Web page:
A sequence of horizontal steel rods resemble a barcode on the glass facade of a house extension in Washington DC.
American architect David Jameson designed the four-storey extension, which provides a new kitchen, living room, balcony and roof deck to the terraced house.
The two street-facing facades of Barcode House are transparent, composed of glass panels that infill a grid of steel beams.
The narrow barcode-like rods bridge this framework, matching the heights of eaves and window frames on neighbouring properties.
A door on the first floor is the only connection between the existing house and the extension, which has its own staircase.
More American houses from the Dezeen archive include a Philadelphia residence with a glazed interior wrapped in a curved brick facade and a New York loft with glass ceilings and walls - see more stories about projects in the USA here.
Photography is by Paul Warchol.
Here's some more text from Jameson:
Barcode House explores juxtapositions between the heavy and light and the old and the new.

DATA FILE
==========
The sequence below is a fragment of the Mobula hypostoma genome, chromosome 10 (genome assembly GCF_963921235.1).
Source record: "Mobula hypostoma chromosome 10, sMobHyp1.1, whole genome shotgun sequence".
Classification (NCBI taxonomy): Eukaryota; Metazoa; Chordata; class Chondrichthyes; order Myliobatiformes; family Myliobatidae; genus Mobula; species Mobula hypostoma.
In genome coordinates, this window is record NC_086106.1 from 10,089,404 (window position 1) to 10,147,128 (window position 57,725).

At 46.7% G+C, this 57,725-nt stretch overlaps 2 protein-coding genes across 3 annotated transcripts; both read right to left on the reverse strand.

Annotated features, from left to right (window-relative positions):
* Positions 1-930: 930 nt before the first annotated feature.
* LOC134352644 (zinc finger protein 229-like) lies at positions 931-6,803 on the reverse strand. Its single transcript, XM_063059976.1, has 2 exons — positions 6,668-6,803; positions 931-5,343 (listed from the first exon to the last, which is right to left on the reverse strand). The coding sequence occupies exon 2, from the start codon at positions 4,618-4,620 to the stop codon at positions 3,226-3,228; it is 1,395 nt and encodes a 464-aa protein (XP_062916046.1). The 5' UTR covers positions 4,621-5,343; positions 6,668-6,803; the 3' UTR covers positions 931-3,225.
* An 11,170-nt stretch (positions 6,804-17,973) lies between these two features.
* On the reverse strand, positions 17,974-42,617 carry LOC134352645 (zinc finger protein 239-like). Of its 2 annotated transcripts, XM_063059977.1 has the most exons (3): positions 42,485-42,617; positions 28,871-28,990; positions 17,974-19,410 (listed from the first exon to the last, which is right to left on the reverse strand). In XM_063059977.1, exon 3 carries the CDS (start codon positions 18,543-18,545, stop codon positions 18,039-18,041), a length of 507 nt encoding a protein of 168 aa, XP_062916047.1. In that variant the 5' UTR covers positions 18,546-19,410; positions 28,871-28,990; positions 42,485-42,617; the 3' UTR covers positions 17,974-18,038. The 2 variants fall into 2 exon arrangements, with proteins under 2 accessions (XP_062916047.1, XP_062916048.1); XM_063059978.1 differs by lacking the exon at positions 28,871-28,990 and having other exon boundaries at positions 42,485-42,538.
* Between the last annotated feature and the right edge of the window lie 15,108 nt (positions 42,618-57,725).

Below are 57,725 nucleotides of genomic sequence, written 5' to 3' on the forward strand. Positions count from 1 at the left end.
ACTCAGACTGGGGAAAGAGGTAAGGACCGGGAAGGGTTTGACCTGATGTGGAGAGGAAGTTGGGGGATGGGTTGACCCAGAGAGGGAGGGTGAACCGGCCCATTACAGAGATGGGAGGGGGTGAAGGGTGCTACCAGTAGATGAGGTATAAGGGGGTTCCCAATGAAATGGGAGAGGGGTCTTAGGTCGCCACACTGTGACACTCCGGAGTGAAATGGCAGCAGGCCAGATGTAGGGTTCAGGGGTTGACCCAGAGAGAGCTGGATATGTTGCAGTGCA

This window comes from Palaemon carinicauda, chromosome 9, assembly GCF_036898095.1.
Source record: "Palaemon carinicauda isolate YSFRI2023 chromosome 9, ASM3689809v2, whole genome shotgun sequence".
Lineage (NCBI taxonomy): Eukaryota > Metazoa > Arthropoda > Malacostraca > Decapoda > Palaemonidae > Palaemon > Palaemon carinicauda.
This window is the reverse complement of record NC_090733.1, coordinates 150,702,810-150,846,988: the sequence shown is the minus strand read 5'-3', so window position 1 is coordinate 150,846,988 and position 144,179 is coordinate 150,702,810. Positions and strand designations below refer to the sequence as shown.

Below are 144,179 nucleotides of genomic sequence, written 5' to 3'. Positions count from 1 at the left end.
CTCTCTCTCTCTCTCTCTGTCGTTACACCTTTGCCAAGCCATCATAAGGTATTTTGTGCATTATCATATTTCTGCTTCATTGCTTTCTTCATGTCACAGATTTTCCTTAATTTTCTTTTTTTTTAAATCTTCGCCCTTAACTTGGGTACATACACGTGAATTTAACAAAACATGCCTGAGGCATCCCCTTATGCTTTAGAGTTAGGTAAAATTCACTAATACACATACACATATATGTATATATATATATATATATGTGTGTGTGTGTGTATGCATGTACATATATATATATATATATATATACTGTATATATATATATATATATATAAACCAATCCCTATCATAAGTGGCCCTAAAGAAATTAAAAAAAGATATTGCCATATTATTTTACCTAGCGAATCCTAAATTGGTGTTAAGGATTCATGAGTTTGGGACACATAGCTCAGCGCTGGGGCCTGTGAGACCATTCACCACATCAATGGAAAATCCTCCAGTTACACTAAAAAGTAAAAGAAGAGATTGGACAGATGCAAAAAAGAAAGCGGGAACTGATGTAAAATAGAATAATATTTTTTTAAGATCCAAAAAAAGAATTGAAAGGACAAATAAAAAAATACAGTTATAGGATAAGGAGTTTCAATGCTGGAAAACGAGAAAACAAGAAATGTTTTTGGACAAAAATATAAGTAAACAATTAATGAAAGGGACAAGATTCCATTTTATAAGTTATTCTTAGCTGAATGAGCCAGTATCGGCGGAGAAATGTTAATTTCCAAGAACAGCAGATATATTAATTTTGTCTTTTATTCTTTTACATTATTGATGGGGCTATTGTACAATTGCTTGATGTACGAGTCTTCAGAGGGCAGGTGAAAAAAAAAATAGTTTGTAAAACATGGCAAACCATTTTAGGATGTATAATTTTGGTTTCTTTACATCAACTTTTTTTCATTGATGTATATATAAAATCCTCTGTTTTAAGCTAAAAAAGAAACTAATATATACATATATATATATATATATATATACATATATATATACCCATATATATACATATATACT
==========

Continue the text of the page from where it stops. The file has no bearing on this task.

The work is formed by positioning the project’s diverse pressures into a unique situational aesthetic.
Brittle masonry walls of the existing Washington, DC row house governed that the addition be engineered as a freestanding structure.
Site constraints dictated a vertically oriented spatial solution.
The client’s desire for transparent living space generated the opportunity to create an integrated solution for lateral force requirements.
Structural steel rods within a glass window wall are aligned with datum lines of the neighboring building elevations. A stucco circulation tower anchors the living space to the existing row house.